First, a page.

EVOO: Acronym for 'extra virgin olive oil,' the highest classification of olive oil, representing a product free of defects, full of flavor, and devoid of any chemical processing.
Acidity: Acidity is a measure of the quality and freshness of the oil. Extra virgin olive oil is required to have acidity less than 0.8%. The acidity test measures the oleic acid in the oil. Virgin olive oil (lower classification) has an acidity range of .9 to 2.0%.
Peroxide Index: A measure of the amount of active oxygen, or oxidation, in the olive oil. The amount is shown in the equation: meq 02/kg, i.e. milliliter equivalents of oxygen per kilogram of oil. The higher the oxidation of the oil, the higher the peroxide index. Higher peroxides can lead to olive oil becoming rancid faster. Als, when a bottle of extra virgin olive oil is exposed to the light it increases the peroxide value, leading it to deteriorate faster. EVOO Storage Tip: keep your olive oil away from the light!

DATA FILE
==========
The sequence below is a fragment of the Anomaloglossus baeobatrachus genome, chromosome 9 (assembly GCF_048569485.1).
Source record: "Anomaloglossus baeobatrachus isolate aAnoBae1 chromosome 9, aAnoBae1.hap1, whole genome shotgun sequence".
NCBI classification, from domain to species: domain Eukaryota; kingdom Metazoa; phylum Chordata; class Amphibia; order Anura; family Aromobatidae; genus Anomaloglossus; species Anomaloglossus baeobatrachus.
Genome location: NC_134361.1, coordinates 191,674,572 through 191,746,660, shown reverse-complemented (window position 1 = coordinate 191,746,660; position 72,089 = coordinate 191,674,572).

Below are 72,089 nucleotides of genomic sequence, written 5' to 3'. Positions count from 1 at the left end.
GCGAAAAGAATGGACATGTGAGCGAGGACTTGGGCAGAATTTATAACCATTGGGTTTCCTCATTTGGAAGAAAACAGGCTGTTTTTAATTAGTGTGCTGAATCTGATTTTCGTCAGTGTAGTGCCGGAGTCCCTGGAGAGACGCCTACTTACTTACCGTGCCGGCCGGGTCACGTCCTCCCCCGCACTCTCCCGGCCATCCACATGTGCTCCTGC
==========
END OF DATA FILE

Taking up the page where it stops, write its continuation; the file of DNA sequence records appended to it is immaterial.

Extra virgin olive oil is required to be below 20 meq 02/kg and high quality extra virgin olive oils need to be below 10 meq 02/kg.
Early Harvest EVOO: The olives are picked early in the season and consequently have less acidity and more polyphenols. Early harvest practices produce higher quality olive oils with a fresher taste. Some can have a slight bitterness, which is due to the higher plyphenols and antioxidants. These olive oils are more costly to produce, resulting in higher prices.